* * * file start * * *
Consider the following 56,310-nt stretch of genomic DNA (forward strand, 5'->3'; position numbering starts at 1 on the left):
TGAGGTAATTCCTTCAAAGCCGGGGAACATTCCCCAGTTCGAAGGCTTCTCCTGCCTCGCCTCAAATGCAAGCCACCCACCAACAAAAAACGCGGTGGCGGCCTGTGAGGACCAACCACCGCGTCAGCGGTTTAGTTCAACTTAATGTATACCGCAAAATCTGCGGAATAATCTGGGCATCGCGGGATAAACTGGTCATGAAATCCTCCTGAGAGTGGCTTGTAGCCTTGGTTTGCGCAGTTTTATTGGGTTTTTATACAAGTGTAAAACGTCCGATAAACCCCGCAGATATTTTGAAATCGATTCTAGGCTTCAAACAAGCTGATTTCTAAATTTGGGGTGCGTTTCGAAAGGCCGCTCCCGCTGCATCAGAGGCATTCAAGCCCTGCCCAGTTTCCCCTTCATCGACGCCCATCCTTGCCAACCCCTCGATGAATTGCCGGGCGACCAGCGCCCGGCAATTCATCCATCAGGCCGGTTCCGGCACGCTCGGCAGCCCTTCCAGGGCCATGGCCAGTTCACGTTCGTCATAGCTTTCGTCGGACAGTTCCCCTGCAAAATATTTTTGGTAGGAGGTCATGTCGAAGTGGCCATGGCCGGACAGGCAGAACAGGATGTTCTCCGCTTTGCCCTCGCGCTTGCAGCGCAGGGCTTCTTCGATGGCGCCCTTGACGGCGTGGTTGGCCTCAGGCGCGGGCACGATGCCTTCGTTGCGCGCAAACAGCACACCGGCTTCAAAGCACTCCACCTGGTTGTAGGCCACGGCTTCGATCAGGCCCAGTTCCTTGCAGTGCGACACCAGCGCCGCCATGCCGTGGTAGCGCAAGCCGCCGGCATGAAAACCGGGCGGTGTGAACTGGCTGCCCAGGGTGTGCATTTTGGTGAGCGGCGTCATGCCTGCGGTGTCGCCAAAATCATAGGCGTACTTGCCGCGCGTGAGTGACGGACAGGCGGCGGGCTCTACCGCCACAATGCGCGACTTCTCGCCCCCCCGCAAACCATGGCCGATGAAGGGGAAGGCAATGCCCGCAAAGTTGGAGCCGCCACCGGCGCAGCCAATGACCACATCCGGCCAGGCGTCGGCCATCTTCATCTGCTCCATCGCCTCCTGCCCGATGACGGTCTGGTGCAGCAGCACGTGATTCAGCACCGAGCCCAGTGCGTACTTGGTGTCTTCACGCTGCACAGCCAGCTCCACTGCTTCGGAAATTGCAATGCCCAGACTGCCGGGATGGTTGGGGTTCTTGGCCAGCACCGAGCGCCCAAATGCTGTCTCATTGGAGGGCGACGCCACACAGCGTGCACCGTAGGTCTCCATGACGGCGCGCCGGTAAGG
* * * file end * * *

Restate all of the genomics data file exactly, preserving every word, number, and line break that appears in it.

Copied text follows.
Consider the following 56,310-nt stretch of genomic DNA (forward strand, 5'->3'; position numbering starts at 1 on the left):
TGAGGTAATTCCTTCAAAGCCGGGGAACATTCCCCAGTTCGAAGGCTTCTCCTGCCTCGCCTCAAATGCAAGCCACCCACCAACAAAAAACGCGGTGGCGGCCTGTGAGGACCAACCACCGCGTCAGCGGTTTAGTTCAACTTAATGTATACCGCAAAATCTGCGGAATAATCTGGGCATCGCGGGATAAACTGGTCATGAAATCCTCCTGAGAGTGGCTTGTAGCCTTGGTTTGCGCAGTTTTATTGGGTTTTTATACAAGTGTAAAACGTCCGATAAACCCCGCAGATATTTTGAAATCGATTCTAGGCTTCAAACAAGCTGATTTCTAAATTTGGGGTGCGTTTCGAAAGGCCGCTCCCGCTGCATCAGAGGCATTCAAGCCCTGCCCAGTTTCCCCTTCATCGACGCCCATCCTTGCCAACCCCTCGATGAATTGCCGGGCGACCAGCGCCCGGCAATTCATCCATCAGGCCGGTTCCGGCACGCTCGGCAGCCCTTCCAGGGCCATGGCCAGTTCACGTTCGTCATAGCTTTCGTCGGACAGTTCCCCTGCAAAATATTTTTGGTAGGAGGTCATGTCGAAGTGGCCATGGCCGGACAGGCAGAACAGGATGTTCTCCGCTTTGCCCTCGCGCTTGCAGCGCAGGGCTTCTTCGATGGCGCCCTTGACGGCGTGGTTGGCCTCAGGCGCGGGCACGATGCCTTCGTTGCGCGCAAACAGCACACCGGCTTCAAAGCACTCCACCTGGTTGTAGGCCACGGCTTCGATCAGGCCCAGTTCCTTGCAGTGCGACACCAGCGCCGCCATGCCGTGGTAGCGCAAGCCGCCGGCATGAAAACCGGGCGGTGTGAACTGGCTGCCCAGGGTGTGCATTTTGGTGAGCGGCGTCATGCCTGCGGTGTCGCCAAAATCATAGGCGTACTTGCCGCGCGTGAGTGACGGACAGGCGGCGGGCTCTACCGCCACAATGCGCGACTTCTCGCCCCCCCGCAAACCATGGCCGATGAAGGGGAAGGCAATGCCCGCAAAGTTGGAGCCGCCACCGGCGCAGCCAATGACCACATCCGGCCAGGCGTCGGCCATCTTCATCTGCTCCATCGCCTCCTGCCCGATGACGGTCTGGTGCAGCAGCACGTGATTCAGCACCGAGCCCAGTGCGTACTTGGTGTCTTCACGCTGCACAGCCAGCTCCACTGCTTCGGAAATTGCAATGCCCAGACTGCCGGGATGGTTGGGGTTCTTGGCCAGCACCGAGCGCCCAAATGCTGTCTCATTGGAGGGCGACGCCACACAGCGTGCACCGTAGGTCTCCATGACGGCGCGCCGGTAAGG